Intel faces Rambus quagmire


— 7:16 AM on December 3, 2000

Looks like Intel's decision to make a (DDR) SDRAM chipset (Brookdale) won't go unchallenged by Rambus. From e-inSITE:

“If Intel is building a chip which has a memory interface other than a Rambus memory interface, and if that memory interface infringes our patents, then Intel is not licensed to use our patents for that application and that chip,” said Geoff Tate, Rambus’ chief executive officer in a conference call to analysts and investors Thursday.

“The agreement with Intel was driven by their desire to license our technology for Rambus-compatible chips,” he said. “At the same time, like many companies, Intel asked for a very broad patent license and we refused to give them such a license for any competitive memory interface technology.

Rambus did give Intel limited rights to use its patents in logic chips that do not include a memory interface, Tate said.

“In the case of logic chips that don’t have any memory interface on them … we did give Intel, as a very unique case … the right to use our patents … on things like, say, front-side buses or other kinds of I/Os, as long as they aren’t memory interfaces,” he said.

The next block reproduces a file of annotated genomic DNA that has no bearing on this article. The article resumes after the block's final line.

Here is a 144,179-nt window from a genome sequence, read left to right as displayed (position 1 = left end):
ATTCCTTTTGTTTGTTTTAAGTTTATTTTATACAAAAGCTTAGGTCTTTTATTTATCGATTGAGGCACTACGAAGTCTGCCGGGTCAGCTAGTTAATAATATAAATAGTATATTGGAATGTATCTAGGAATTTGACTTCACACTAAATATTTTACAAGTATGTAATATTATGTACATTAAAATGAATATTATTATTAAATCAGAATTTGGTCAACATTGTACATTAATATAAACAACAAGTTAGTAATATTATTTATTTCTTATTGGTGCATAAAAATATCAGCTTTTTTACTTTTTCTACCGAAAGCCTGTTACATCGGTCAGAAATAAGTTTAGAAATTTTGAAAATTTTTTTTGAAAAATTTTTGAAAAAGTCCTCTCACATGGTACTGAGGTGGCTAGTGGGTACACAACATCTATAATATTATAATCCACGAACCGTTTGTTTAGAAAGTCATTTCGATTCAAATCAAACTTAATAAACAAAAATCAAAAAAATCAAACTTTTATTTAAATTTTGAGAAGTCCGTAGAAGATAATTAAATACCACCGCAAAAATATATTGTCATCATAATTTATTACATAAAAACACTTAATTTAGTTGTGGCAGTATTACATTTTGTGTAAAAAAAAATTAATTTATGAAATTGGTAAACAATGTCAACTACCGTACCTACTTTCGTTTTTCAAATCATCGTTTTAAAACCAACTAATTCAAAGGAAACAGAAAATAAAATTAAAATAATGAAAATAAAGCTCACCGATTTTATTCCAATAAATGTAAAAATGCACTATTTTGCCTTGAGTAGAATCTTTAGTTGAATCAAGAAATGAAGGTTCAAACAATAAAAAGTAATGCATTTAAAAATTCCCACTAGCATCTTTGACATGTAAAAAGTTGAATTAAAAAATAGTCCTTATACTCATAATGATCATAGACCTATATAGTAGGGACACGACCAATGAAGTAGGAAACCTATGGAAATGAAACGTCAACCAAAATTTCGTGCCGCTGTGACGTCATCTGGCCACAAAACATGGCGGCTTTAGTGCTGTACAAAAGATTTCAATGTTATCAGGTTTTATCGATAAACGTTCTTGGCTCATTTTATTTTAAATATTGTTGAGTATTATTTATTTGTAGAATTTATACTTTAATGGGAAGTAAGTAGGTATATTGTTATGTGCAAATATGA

Well, the presidency will not be the only thing contested in the courts. This might explain Intel's recent cancellation of the proposed i830 Almador chipset. Rambus is also sounding upbeat about their chances in the market thanks in no small part to the Pentium 4 / i850 couplet. From EBN:
Kanadjian added that while Direct RDRAM predominantly plays in the $2,200-and-above PC-workstation market, Rambus memory will take off next year when price declines bring the packet-data memory chip to the $1,500 to $2,000 market. Intel Corp.'s new Pentium 4 processor, for example, for the first time will fully use Direct RDRAM's bandwidth, Kanadjian said.

Rambus also claimed that earlier comparisons of Direct RDRAM with SDRAM using Pentium III-based systems were distorted. “Pentium III has a 1.1-Gbyte/s processor bus, which couldn't take advantage of the 1.6-Gbyte/s single-channel or the 3.2-Gbyte/s dual-channel RDRAM capability,” Kanadjian said. “It was an unfair comparison with PC133 SDRAMs, which only have a [peak] 1.1-Gbyte/s rate.”

Politics is war by other means. The more provocative question is that as the RDRAM cost to performance ratio improves, will AMD choose to use RDRAM?
 
   
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